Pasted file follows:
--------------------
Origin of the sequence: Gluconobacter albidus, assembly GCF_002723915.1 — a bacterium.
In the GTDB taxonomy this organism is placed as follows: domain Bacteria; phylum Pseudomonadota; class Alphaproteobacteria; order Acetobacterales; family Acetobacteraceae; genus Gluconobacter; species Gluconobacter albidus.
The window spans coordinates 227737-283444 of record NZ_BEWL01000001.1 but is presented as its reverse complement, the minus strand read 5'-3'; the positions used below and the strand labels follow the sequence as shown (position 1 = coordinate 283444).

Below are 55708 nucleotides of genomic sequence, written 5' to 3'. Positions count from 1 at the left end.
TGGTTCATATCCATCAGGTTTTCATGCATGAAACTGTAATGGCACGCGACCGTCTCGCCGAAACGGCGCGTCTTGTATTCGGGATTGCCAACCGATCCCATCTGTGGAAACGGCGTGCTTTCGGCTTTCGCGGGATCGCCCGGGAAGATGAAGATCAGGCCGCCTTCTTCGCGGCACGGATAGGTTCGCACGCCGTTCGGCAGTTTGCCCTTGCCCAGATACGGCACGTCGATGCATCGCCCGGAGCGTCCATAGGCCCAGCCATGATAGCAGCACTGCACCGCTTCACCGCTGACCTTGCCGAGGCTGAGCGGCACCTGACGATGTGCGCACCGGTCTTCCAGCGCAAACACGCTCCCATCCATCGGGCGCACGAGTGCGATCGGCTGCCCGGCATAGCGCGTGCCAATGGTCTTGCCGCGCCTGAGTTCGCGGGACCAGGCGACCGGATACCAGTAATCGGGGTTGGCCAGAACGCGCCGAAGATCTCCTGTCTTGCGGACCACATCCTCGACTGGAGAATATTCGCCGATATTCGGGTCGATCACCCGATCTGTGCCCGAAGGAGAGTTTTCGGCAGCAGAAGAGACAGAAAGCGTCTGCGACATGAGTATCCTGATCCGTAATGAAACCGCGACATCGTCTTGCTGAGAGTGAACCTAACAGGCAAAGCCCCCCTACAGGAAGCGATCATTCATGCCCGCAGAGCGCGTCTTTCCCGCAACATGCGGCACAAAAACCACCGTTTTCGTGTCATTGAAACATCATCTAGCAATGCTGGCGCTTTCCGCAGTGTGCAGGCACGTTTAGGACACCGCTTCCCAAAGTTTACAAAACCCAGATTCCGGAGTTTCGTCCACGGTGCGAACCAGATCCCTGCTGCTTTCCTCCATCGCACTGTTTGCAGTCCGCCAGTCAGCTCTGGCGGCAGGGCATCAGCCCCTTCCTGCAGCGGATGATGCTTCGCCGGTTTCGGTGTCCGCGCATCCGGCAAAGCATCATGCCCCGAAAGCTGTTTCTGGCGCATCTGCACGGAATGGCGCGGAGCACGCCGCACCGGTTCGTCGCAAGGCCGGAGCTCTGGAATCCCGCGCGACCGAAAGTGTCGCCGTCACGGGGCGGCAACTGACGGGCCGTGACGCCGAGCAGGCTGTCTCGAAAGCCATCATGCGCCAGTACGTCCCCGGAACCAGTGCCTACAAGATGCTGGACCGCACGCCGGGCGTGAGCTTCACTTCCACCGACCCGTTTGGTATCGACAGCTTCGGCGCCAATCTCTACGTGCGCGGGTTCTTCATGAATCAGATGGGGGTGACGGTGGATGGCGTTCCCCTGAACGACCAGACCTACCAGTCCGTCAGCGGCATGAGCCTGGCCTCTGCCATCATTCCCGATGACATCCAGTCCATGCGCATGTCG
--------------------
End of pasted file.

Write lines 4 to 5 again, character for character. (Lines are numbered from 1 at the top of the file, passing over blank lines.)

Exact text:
Below are 55708 nucleotides of genomic sequence, written 5' to 3'. Positions count from 1 at the left end.
TGGTTCATATCCATCAGGTTTTCATGCATGAAACTGTAATGGCACGCGACCGTCTCGCCGAAACGGCGCGTCTTGTATTCGGGATTGCCAACCGATCCCATCTGTGGAAACGGCGTGCTTTCGGCTTTCGCGGGATCGCCCGGGAAGATGAAGATCAGGCCGCCTTCTTCGCGGCACGGATAGGTTCGCACGCCGTTCGGCAGTTTGCCCTTGCCCAGATACGGCACGTCGATGCATCGCCCGGAGCGTCCATAGGCCCAGCCATGATAGCAGCACTGCACCGCTTCACCGCTGACCTTGCCGAGGCTGAGCGGCACCTGACGATGTGCGCACCGGTCTTCCAGCGCAAACACGCTCCCATCCATCGGGCGCACGAGTGCGATCGGCTGCCCGGCATAGCGCGTGCCAATGGTCTTGCCGCGCCTGAGTTCGCGGGACCAGGCGACCGGATACCAGTAATCGGGGTTGGCCAGAACGCGCCGAAGATCTCCTGTCTTGCGGACCACATCCTCGACTGGAGAATATTCGCCGATATTCGGGTCGATCACCCGATCTGTGCCCGAAGGAGAGTTTTCGGCAGCAGAAGAGACAGAAAGCGTCTGCGACATGAGTATCCTGATCCGTAATGAAACCGCGACATCGTCTTGCTGAGAGTGAACCTAACAGGCAAAGCCCCCCTACAGGAAGCGATCATTCATGCCCGCAGAGCGCGTCTTTCCCGCAACATGCGGCACAAAAACCACCGTTTTCGTGTCATTGAAACATCATCTAGCAATGCTGGCGCTTTCCGCAGTGTGCAGGCACGTTTAGGACACCGCTTCCCAAAGTTTACAAAACCCAGATTCCGGAGTTTCGTCCACGGTGCGAACCAGATCCCTGCTGCTTTCCTCCATCGCACTGTTTGCAGTCCGCCAGTCAGCTCTGGCGGCAGGGCATCAGCCCCTTCCTGCAGCGGATGATGCTTCGCCGGTTTCGGTGTCCGCGCATCCGGCAAAGCATCATGCCCCGAAAGCTGTTTCTGGCGCATCTGCACGGAATGGCGCGGAGCACGCCGCACCGGTTCGTCGCAAGGCCGGAGCTCTGGAATCCCGCGCGACCGAAAGTGTCGCCGTCACGGGGCGGCAACTGACGGGCCGTGACGCCGAGCAGGCTGTCTCGAAAGCCATCATGCGCCAGTACGTCCCCGGAACCAGTGCCTACAAGATGCTGGACCGCACGCCGGGCGTGAGCTTCACTTCCACCGACCCGTTTGGTATCGACAGCTTCGGCGCCAATCTCTACGTGCGCGGGTTCTTCATGAATCAGATGGGGGTGACGGTGGATGGCGTTCCCCTGAACGACCAGACCTACCAGTCCGTCAGCGGCATGAGCCTGGCCTCTGCCATCATTCCCGATGACATCCAGTCCATGCGCATGTCG